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Metropolitans: Dean Atta, poet and playwright

I have…lived in North West London all my life, but for three years I lived in Brighton when I was doing my Philosophy & English degree at the University of Sussex. I moved straight back home as soon as I graduated and began my career as a writer. London has such a fast pace which is both exciting but sometimes overwhelming.

The area in London I call home is… Wembley, which is an absolute nightmare to get in and out of when there’s a big football match or gig on at Wembley Stadium or Wembley Arena. I’m not really into football so I never know when the matches are coming up and get caught out when I go to the station and see floods of fans in the streets. I feel sorry for the people of East London when the Olympics hit them.

I’ve got to have a meal at…the theatre. I’m a massive fan of the Caribbean food served at Oval House Theatre and Theatre Royal Stratford East. I think it’s such an exciting bonus for a theatre venue to serve good food because it makes the experience of going to the theatre even better than just the show you’re there to see, when you gather your people together beforehand and have a meal. If the food is really good, sometimes you might just go there for the food without even seeing a show.

I tend to get my threads from… my mum. I know mum used to get a lot of my clothes from Wembley Market when I was younger and now she gets them from charity shops like Traid. She loves a bargain. I’ve inherited her love of second-hand shops and markets but I don’t have as much patience as her and if I don’t see something I like within 10 minutes I’m out of there. I like to look presentable but I wouldn’t say I was particularly fashion conscious.

To enjoy London’s nightlife, you should… check out London’s massive spoken word poetry scene. There are too many events to mention them all but there is a group on Facebook called Poetry In London that sends a monthly listing. There’s also a new blog www.urbanbards.blogspot.com which features events and breaking news in the spoken word scene.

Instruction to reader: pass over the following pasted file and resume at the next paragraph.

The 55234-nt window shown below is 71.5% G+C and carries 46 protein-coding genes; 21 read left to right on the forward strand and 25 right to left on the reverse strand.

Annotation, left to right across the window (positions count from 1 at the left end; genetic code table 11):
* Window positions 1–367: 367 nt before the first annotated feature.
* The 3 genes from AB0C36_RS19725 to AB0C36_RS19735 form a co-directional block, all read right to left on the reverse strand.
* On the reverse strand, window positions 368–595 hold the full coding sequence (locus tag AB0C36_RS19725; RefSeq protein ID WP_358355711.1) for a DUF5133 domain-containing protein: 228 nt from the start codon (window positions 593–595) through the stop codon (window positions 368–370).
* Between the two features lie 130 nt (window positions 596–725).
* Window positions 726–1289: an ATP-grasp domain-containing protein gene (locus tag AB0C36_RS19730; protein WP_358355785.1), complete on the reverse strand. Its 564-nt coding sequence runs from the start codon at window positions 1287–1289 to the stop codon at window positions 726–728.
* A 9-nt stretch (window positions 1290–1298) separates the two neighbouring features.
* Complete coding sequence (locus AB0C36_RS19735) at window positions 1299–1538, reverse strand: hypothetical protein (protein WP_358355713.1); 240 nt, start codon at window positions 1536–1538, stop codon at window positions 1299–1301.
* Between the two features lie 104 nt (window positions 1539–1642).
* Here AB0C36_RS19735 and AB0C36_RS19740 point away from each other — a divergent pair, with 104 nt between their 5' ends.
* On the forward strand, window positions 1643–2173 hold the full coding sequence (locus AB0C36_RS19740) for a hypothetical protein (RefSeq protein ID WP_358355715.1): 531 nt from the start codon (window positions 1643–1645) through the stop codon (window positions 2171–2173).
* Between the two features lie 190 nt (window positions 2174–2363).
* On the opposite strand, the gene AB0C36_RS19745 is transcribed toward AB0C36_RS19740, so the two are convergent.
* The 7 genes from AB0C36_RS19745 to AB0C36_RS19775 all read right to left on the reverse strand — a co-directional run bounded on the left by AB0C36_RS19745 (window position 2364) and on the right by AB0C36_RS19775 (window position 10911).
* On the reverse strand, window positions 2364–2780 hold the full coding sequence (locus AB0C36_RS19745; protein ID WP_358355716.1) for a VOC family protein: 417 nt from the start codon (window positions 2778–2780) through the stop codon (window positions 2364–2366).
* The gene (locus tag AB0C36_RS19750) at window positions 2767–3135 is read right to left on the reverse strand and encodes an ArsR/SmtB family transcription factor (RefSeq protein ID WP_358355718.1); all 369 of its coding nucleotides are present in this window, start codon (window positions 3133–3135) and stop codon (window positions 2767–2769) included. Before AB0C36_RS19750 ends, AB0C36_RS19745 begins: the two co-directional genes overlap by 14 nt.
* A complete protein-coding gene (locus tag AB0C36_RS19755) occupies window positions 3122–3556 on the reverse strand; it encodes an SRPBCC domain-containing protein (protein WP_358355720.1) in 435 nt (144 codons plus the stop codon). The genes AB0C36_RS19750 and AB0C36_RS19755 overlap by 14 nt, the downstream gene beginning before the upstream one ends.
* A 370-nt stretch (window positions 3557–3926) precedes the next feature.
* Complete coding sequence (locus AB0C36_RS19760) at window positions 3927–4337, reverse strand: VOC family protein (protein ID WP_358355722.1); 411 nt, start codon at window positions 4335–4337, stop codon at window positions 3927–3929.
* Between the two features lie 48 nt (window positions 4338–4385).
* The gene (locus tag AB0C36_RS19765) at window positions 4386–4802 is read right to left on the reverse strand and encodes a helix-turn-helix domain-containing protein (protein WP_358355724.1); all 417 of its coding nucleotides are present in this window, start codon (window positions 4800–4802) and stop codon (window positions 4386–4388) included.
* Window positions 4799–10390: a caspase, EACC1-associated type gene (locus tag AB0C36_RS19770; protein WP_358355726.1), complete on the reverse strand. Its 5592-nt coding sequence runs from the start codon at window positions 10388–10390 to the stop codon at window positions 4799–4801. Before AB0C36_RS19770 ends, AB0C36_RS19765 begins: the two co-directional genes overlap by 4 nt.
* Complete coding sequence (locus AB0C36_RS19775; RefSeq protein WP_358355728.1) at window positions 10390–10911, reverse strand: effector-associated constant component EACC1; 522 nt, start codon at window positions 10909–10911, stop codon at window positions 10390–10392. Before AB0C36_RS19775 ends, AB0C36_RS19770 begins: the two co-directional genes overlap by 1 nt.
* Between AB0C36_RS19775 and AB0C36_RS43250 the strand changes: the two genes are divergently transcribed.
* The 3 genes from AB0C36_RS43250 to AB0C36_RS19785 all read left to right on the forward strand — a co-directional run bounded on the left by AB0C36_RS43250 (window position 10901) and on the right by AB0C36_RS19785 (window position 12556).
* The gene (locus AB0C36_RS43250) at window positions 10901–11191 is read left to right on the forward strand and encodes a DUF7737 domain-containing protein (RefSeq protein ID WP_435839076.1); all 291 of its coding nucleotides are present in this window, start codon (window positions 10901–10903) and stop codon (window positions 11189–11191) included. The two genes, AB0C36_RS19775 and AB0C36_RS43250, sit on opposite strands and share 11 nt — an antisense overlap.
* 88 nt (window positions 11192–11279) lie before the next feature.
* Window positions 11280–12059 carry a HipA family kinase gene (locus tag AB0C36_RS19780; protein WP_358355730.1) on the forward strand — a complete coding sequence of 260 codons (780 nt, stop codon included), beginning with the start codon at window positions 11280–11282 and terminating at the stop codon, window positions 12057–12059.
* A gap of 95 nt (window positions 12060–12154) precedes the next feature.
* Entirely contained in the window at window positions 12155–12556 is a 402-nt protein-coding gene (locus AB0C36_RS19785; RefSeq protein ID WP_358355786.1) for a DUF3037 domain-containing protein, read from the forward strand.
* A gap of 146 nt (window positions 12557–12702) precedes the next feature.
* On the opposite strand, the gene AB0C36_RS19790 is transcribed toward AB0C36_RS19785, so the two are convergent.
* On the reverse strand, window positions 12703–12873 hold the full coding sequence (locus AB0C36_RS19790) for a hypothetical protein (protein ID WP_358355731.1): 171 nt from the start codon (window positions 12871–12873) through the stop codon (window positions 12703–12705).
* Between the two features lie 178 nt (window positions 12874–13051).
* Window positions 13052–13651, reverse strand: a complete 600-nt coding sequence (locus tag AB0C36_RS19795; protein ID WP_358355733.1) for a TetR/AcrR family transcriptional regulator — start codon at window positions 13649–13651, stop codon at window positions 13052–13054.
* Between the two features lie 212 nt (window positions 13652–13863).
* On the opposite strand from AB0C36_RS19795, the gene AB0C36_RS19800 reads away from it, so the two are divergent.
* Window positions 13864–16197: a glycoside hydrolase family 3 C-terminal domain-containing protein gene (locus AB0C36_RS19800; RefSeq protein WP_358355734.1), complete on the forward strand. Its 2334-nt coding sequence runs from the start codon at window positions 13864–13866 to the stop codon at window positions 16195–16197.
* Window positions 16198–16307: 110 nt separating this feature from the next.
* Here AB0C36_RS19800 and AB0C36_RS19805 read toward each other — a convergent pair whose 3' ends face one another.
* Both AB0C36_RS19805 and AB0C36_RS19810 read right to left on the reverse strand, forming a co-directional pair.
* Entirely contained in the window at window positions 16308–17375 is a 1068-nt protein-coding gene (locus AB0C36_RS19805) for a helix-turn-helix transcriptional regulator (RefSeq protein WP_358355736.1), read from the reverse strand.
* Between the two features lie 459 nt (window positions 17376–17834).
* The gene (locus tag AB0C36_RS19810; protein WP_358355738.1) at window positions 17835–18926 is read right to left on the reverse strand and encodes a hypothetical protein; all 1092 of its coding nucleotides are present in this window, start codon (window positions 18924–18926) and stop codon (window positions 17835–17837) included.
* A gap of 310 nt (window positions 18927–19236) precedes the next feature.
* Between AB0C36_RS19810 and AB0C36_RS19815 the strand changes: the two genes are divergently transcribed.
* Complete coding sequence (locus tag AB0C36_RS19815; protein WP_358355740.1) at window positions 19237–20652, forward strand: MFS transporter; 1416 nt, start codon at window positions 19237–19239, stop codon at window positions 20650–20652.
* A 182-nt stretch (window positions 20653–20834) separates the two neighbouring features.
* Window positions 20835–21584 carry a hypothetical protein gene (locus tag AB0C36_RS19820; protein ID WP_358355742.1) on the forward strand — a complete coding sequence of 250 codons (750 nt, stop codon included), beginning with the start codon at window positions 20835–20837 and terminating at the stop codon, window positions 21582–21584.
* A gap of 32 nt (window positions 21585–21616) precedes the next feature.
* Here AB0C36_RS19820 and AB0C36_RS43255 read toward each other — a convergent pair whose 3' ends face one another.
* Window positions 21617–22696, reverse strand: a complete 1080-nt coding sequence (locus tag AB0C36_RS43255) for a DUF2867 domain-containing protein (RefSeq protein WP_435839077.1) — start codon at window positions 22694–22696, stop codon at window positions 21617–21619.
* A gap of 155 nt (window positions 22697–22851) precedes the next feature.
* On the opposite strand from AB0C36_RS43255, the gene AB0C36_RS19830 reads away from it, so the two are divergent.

If I was mayor, I would… take it very seriously. I would actually like to be Mayor of London one day. I’ve met Ken Livingstone and Boris Johnson a number of times and have been invited to panels and events at City Hall and have a good relationship with the Peer Outreach Team who are an incredible group of young people who work for the GLA. If I was mayor I would make an even greater effort to make sure more young people knew how they could get involved with how this city and this country are run.

My favourite spot to check out art isTate Modern or Tate Britain. I have been commissioned to write three poems for Tate, two of which were direct responses to works of art and two of which were performed at the notorious Late at Tate events, these are really exciting opportunities for audience to visit a gallery in the evening and not only see the exhibitions but also enjoy live performances free of charge. Lots of museums and gallaries in London do these special Late events. I recommend everyone check them out.

I’d kindly tell a tourist to… go to the theatre, but not just in the West End. Check out the Straford Circus, The Albany, Oval House, Theatre Royal Stratford East to see the theatre that matters to real Londoners. Go for long walks by the river and the canals, especially on the Southbank and by Camden Lock. Visit Camden Market, Portabello and Spitalfields.

The things I miss when I leave London are… being able to go write or walk by the river, having the option of 3 or 4 shows to attend each night whether its theatre, poetry or music event and sometimes just deciding to just stay home with my mum and sister and watching Dr Who.

My soundtrack to London would include

Adele, “Hometown Glory” –  I love Adele and both her albums. This is my favourite song from 19 and it has a very cinematic feel to it. Whenever I hear it I picture myself walking through central London in slow motion with everyone rushing around me.

Ed Sheeran, “The A Team” – Ed Sheeran is someone I know and have seen achieve great things in a relatively short space of time but he remains ever humble.  The A Team was a song he wrote when he was doing voluntary performances at a homeless shelter for Crisis at Christmas. The song is inspired by a real life story of someone down and out in London.

Dean Atta, ” Key to the City” – My poem was a way for me to realise how hard other people have it in this city and all over the world. There are people without family, without love and without hope. When it comes down to it, what more do you need than food, shelter and someone to love?

Find out more about Dean Atta at: www.deanatta.co.uk

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